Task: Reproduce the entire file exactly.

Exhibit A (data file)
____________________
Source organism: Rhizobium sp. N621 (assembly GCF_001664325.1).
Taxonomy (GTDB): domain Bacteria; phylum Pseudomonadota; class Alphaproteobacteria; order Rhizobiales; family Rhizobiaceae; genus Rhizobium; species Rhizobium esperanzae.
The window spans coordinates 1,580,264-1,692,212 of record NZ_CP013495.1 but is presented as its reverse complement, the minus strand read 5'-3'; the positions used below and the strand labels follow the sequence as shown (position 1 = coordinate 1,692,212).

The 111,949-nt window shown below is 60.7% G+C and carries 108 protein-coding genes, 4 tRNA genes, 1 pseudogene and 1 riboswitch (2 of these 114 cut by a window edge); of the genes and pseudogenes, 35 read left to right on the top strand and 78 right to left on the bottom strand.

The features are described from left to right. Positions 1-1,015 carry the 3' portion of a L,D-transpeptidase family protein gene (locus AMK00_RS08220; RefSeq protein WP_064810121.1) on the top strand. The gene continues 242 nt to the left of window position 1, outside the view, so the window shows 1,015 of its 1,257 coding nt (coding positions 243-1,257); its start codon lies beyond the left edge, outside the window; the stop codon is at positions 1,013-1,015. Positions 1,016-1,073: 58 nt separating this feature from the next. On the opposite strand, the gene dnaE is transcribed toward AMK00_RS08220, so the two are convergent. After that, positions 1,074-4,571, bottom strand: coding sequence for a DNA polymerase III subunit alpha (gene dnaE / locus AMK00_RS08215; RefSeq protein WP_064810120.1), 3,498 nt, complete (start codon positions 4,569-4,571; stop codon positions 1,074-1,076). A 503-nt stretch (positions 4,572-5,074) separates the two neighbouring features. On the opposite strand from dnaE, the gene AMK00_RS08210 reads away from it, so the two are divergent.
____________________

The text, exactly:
Source organism: Rhizobium sp. N621 (assembly GCF_001664325.1).
Taxonomy (GTDB): domain Bacteria; phylum Pseudomonadota; class Alphaproteobacteria; order Rhizobiales; family Rhizobiaceae; genus Rhizobium; species Rhizobium esperanzae.
The window spans coordinates 1,580,264-1,692,212 of record NZ_CP013495.1 but is presented as its reverse complement, the minus strand read 5'-3'; the positions used below and the strand labels follow the sequence as shown (position 1 = coordinate 1,692,212).

The 111,949-nt window shown below is 60.7% G+C and carries 108 protein-coding genes, 4 tRNA genes, 1 pseudogene and 1 riboswitch (2 of these 114 cut by a window edge); of the genes and pseudogenes, 35 read left to right on the top strand and 78 right to left on the bottom strand.

The features are described from left to right. Positions 1-1,015 carry the 3' portion of a L,D-transpeptidase family protein gene (locus AMK00_RS08220; RefSeq protein WP_064810121.1) on the top strand. The gene continues 242 nt to the left of window position 1, outside the view, so the window shows 1,015 of its 1,257 coding nt (coding positions 243-1,257); its start codon lies beyond the left edge, outside the window; the stop codon is at positions 1,013-1,015. Positions 1,016-1,073: 58 nt separating this feature from the next. On the opposite strand, the gene dnaE is transcribed toward AMK00_RS08220, so the two are convergent. After that, positions 1,074-4,571, bottom strand: coding sequence for a DNA polymerase III subunit alpha (gene dnaE / locus AMK00_RS08215; RefSeq protein WP_064810120.1), 3,498 nt, complete (start codon positions 4,569-4,571; stop codon positions 1,074-1,076). A 503-nt stretch (positions 4,572-5,074) separates the two neighbouring features. On the opposite strand from dnaE, the gene AMK00_RS08210 reads away from it, so the two are divergent.